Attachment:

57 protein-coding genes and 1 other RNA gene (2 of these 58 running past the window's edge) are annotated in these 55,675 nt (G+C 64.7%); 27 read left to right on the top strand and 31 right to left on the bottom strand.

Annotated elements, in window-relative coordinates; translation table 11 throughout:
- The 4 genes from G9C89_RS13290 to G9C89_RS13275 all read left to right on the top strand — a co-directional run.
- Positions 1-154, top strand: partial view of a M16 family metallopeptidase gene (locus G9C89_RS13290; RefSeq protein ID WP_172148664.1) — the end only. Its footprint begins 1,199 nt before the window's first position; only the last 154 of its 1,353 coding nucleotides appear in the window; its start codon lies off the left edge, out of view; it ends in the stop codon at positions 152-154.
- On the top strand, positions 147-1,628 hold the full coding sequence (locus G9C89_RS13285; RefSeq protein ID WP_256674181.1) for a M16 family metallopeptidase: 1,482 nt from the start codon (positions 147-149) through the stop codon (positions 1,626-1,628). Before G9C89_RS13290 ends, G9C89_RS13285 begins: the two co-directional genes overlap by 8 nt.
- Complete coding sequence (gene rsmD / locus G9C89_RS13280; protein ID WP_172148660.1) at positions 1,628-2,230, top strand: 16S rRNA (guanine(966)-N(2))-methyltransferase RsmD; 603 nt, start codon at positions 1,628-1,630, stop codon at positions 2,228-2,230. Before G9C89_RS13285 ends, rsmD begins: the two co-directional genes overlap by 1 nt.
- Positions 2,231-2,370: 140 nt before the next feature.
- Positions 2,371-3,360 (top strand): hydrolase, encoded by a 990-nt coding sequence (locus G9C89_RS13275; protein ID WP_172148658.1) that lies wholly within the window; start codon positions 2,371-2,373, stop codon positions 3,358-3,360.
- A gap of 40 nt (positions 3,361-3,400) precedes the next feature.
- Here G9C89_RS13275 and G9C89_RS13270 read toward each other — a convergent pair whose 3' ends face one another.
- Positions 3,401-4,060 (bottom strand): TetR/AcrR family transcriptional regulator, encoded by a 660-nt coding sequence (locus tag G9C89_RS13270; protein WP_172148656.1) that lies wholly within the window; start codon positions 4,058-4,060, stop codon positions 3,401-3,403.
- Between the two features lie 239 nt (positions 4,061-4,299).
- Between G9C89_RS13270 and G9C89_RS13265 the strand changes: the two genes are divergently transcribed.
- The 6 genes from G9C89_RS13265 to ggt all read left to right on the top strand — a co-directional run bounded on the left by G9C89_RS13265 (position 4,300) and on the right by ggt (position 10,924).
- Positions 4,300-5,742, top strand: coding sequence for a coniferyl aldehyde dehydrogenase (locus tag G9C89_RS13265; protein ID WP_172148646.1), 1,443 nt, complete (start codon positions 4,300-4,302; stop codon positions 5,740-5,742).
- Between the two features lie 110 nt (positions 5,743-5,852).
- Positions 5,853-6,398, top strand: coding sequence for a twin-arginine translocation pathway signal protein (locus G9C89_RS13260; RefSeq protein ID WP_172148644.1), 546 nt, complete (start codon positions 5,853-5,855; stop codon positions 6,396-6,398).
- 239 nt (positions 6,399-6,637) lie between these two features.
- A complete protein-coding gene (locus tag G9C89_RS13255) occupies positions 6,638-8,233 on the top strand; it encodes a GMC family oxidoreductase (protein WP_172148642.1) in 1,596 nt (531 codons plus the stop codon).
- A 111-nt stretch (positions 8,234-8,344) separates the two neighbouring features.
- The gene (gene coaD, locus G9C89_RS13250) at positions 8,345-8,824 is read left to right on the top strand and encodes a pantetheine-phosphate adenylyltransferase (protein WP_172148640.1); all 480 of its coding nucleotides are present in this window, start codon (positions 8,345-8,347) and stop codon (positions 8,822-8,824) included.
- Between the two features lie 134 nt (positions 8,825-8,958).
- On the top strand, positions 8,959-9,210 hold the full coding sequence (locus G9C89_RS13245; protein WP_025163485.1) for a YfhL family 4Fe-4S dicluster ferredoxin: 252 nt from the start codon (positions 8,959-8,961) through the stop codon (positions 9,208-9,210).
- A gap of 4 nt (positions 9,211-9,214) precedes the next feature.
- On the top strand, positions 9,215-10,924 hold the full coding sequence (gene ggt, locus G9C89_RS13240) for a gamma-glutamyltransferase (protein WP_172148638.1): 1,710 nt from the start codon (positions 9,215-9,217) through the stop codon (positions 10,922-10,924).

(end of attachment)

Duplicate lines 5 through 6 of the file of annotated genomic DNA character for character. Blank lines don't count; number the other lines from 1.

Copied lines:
- On the top strand, positions 147-1,628 hold the full coding sequence (locus G9C89_RS13285; RefSeq protein ID WP_256674181.1) for a M16 family metallopeptidase: 1,482 nt from the start codon (positions 147-149) through the stop codon (positions 1,626-1,628). Before G9C89_RS13290 ends, G9C89_RS13285 begins: the two co-directional genes overlap by 8 nt.
- Complete coding sequence (gene rsmD / locus G9C89_RS13280; protein ID WP_172148660.1) at positions 1,628-2,230, top strand: 16S rRNA (guanine(966)-N(2))-methyltransferase RsmD; 603 nt, start codon at positions 1,628-1,630, stop codon at positions 2,228-2,230. Before G9C89_RS13285 ends, rsmD begins: the two co-directional genes overlap by 1 nt.